Senior pupils are working on the ‘missing link’ – and finding out more about pedals, French gears and brake cables at the same time.
Ten enterprising youngsters at Graeme High have happily swapped their school uniforms for overalls to launch their own Cycle Academy.
A store room has been converted into a workshop to accomodate the project rebuilding worn out bikes to sell on. The trainee mechanics will earn a City and Guilds certificate in bike maintenance at the end of the year-long course being run by design and technical teacher Stuart Hay.
Bikes donated by staff got the project up and running in August and since then the school has bought 25 more from Falkirk Community Trust to keep the production line rolling. The first bikes to be repaired to a roadworthy standard have already been snapped up by the school’s cycle club and there are plans to use others to offer cycle proficiency training to primary school pupils across the district next year.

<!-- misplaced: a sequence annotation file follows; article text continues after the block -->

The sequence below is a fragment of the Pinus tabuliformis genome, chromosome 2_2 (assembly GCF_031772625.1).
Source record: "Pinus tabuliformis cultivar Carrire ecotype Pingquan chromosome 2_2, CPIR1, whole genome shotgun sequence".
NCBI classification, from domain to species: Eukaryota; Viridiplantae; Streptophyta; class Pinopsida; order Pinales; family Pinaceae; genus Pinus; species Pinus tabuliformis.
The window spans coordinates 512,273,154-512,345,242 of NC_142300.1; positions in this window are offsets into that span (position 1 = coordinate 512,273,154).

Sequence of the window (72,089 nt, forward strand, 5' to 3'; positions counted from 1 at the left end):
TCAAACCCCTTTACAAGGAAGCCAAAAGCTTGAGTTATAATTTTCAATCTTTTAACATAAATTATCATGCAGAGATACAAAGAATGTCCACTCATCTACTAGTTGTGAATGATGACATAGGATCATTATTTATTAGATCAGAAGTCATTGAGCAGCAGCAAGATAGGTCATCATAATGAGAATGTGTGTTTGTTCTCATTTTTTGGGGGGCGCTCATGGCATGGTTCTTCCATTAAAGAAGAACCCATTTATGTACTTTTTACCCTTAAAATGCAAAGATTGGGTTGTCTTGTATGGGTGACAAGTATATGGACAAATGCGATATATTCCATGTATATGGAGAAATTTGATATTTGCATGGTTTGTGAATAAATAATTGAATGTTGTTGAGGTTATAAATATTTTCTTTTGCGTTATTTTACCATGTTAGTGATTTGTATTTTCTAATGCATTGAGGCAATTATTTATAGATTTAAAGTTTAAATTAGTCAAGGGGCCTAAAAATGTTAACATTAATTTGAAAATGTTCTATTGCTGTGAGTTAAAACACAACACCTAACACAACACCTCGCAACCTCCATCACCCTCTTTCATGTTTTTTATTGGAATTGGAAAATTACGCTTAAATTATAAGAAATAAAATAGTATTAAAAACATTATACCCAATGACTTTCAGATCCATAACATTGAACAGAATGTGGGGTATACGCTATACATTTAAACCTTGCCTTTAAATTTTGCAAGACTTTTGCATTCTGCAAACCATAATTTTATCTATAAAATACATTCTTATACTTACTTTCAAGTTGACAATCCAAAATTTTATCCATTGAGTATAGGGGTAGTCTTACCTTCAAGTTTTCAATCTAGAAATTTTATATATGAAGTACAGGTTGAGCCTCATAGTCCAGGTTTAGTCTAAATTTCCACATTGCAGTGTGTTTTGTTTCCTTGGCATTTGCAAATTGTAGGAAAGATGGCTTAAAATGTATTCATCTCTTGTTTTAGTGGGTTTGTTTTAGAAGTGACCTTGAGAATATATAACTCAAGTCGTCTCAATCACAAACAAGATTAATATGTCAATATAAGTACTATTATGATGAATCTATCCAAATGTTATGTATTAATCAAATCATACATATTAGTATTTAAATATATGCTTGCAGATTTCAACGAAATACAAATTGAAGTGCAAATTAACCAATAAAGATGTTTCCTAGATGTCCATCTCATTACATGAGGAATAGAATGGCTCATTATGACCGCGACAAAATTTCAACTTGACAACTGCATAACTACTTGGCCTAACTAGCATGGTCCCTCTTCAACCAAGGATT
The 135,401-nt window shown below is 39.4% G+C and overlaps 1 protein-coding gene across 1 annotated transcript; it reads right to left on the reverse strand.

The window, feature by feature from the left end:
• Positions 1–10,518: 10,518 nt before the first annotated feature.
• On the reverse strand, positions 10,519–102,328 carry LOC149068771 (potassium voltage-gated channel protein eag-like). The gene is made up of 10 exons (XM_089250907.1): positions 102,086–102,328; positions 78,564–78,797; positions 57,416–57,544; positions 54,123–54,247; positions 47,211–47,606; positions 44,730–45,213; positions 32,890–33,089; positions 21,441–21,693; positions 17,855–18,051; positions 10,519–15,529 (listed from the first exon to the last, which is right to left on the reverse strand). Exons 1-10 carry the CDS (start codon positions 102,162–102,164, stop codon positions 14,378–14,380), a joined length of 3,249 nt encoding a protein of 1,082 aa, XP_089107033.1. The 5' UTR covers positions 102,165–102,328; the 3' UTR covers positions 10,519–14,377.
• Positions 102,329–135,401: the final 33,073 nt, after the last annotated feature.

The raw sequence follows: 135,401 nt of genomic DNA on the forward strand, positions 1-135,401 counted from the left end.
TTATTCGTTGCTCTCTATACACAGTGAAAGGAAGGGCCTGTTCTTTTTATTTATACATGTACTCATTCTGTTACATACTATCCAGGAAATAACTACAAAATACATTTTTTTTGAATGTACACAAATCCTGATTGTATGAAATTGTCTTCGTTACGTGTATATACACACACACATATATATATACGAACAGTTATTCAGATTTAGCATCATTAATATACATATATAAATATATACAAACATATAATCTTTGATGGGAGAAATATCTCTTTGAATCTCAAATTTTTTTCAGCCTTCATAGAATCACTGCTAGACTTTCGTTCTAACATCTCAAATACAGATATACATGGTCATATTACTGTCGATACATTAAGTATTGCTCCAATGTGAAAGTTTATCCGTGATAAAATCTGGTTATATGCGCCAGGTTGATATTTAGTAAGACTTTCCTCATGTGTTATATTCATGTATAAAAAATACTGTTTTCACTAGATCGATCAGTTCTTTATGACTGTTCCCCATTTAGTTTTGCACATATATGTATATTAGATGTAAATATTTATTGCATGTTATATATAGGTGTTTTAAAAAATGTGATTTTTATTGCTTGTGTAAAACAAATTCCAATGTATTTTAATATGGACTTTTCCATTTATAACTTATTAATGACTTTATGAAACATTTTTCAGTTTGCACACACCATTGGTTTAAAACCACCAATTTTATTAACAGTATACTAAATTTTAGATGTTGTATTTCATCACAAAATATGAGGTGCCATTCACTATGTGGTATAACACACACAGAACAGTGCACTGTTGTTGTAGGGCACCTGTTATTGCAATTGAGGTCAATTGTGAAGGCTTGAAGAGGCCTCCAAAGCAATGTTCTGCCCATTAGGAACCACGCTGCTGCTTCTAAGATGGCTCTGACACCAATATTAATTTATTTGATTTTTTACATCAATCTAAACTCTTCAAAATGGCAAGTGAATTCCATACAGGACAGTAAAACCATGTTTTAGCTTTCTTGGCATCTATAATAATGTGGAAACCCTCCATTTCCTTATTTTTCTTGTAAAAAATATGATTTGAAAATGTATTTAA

Adrienne Galletly, a principal teacher of enhanced curriculum at the school, helped set up the project with Mr Hay and deputy head Stephen Beath. She said: “The initial costs to provide the tools, bike stands and overalls were met from school funds but the idea is that the bikes we don’t need for school activities can be sold on and the workshop will be self-financing by next spring.
“We have a really keen bunch of trainee mechanics learning new skills six periods a week just now. At the moment they are all boys from fifth and sixth year, but girls have been invited to apply too. As well as going out to primaries to teach pupils how to ride a bike safely, the academy also intends to hold bike surgeries in-house which will allow their classmates to bring their bikes in for a service.”